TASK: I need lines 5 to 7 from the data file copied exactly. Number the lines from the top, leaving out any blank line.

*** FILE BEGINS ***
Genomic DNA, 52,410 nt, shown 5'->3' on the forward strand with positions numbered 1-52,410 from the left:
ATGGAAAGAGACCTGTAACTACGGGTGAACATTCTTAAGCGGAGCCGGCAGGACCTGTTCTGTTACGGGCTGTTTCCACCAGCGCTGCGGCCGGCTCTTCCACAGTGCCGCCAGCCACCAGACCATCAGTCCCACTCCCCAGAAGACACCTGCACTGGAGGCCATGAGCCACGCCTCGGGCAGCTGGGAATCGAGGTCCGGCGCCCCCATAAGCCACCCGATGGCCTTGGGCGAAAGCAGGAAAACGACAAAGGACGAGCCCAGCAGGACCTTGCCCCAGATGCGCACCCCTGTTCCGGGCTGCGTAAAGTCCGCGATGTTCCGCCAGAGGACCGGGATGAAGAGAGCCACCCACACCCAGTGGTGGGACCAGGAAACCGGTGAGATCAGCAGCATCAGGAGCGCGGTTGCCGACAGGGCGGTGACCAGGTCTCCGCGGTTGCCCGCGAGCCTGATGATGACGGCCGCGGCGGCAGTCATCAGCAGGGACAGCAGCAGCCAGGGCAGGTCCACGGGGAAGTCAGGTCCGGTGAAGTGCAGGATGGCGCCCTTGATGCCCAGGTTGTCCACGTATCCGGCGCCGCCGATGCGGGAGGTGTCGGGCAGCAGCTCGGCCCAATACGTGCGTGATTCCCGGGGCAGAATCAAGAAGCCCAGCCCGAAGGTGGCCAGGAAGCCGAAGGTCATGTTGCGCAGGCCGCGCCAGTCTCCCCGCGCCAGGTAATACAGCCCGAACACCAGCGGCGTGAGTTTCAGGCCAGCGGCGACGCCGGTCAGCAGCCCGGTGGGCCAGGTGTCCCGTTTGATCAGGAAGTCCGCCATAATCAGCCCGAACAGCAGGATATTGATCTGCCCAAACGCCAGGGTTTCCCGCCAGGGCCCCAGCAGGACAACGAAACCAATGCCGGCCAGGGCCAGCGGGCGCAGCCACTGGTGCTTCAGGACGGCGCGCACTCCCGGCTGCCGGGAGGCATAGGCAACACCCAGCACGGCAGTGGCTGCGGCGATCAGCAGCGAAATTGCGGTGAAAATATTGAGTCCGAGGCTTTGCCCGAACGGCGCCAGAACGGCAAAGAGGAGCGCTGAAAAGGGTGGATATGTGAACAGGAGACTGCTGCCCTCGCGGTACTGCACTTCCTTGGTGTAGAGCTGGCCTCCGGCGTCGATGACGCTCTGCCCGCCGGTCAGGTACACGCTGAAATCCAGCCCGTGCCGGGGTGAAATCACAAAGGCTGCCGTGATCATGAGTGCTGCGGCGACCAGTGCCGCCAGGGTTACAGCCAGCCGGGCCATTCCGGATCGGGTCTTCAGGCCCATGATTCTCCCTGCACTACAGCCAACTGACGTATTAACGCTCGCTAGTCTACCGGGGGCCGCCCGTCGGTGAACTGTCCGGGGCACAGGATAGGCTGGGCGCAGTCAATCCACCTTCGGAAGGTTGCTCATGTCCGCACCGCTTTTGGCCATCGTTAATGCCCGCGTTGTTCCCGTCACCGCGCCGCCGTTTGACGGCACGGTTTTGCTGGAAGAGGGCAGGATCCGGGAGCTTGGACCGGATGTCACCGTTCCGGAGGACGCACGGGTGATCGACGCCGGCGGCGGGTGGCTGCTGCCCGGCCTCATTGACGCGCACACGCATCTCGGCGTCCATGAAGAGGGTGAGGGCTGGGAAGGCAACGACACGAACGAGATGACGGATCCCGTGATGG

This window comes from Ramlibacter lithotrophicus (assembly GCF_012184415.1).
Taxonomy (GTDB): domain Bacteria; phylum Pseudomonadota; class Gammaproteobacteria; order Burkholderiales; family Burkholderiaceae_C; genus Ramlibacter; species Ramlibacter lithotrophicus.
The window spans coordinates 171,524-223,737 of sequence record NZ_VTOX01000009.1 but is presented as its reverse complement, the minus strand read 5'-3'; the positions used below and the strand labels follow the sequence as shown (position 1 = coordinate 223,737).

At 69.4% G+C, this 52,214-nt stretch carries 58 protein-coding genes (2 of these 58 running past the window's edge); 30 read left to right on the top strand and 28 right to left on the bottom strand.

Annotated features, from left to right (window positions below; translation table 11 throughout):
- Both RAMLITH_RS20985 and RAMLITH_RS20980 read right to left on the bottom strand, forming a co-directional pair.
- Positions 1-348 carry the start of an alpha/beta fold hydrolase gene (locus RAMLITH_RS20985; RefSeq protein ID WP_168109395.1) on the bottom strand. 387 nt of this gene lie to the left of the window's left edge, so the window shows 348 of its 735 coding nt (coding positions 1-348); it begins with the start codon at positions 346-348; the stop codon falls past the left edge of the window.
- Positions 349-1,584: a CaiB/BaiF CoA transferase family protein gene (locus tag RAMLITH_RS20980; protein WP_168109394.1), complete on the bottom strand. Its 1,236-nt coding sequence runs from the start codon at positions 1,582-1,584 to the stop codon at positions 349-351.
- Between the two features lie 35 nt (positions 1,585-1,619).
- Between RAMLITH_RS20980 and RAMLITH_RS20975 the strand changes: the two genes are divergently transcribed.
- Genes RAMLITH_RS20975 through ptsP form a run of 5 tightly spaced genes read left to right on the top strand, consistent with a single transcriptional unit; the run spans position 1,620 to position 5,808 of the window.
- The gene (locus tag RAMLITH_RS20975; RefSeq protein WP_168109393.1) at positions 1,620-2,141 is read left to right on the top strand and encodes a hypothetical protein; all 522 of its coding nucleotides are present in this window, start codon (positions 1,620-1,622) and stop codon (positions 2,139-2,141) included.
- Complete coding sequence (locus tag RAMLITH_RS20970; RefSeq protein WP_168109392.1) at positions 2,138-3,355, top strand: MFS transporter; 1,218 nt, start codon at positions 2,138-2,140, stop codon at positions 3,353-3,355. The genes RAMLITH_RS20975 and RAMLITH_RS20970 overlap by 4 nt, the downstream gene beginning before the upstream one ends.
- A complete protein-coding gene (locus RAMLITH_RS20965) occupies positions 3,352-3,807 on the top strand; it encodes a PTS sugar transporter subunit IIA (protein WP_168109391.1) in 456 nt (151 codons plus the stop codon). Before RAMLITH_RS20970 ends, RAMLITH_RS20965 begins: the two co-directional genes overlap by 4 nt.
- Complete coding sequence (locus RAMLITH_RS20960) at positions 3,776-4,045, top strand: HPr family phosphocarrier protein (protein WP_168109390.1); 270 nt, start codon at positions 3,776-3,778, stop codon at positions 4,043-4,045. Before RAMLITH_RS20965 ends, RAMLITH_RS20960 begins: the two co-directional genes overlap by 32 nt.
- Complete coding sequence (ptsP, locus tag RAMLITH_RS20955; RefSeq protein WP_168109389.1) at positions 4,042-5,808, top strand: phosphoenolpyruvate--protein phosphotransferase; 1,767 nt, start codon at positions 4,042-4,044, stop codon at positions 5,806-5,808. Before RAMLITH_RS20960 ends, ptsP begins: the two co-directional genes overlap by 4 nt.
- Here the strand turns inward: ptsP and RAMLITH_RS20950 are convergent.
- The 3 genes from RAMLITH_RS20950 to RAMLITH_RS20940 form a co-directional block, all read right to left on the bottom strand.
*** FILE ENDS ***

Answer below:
The window spans coordinates 171,524-223,737 of sequence record NZ_VTOX01000009.1 but is presented as its reverse complement, the minus strand read 5'-3'; the positions used below and the strand labels follow the sequence as shown (position 1 = coordinate 223,737).

At 69.4% G+C, this 52,214-nt stretch carries 58 protein-coding genes (2 of these 58 running past the window's edge); 30 read left to right on the top strand and 28 right to left on the bottom strand.

Annotated features, from left to right (window positions below; translation table 11 throughout):